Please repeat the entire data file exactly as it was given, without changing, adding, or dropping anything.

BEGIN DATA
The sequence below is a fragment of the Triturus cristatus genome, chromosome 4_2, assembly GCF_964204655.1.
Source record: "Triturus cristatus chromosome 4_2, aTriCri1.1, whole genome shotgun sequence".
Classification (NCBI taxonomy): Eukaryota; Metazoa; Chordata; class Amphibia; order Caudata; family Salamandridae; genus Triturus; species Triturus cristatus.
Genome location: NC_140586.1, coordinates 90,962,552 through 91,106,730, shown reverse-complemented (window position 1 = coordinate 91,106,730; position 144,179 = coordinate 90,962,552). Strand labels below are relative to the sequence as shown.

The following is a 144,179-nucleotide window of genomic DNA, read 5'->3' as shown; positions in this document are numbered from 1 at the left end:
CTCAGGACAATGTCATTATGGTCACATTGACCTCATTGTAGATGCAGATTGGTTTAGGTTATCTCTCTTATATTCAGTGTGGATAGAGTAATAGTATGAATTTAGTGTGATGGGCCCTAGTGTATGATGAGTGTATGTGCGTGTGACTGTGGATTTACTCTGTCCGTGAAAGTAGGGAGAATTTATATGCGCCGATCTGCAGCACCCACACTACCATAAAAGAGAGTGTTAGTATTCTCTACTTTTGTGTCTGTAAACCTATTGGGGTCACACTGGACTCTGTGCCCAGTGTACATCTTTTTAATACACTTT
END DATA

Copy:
The sequence below is a fragment of the Triturus cristatus genome, chromosome 4_2, assembly GCF_964204655.1.
Source record: "Triturus cristatus chromosome 4_2, aTriCri1.1, whole genome shotgun sequence".
Classification (NCBI taxonomy): Eukaryota; Metazoa; Chordata; class Amphibia; order Caudata; family Salamandridae; genus Triturus; species Triturus cristatus.
Genome location: NC_140586.1, coordinates 90,962,552 through 91,106,730, shown reverse-complemented (window position 1 = coordinate 91,106,730; position 144,179 = coordinate 90,962,552). Strand labels below are relative to the sequence as shown.

The following is a 144,179-nucleotide window of genomic DNA, read 5'->3' as shown; positions in this document are numbered from 1 at the left end:
CTCAGGACAATGTCATTATGGTCACATTGACCTCATTGTAGATGCAGATTGGTTTAGGTTATCTCTCTTATATTCAGTGTGGATAGAGTAATAGTATGAATTTAGTGTGATGGGCCCTAGTGTATGATGAGTGTATGTGCGTGTGACTGTGGATTTACTCTGTCCGTGAAAGTAGGGAGAATTTATATGCGCCGATCTGCAGCACCCACACTACCATAAAAGAGAGTGTTAGTATTCTCTACTTTTGTGTCTGTAAACCTATTGGGGTCACACTGGACTCTGTGCCCAGTGTACATCTTTTTAATACACTTT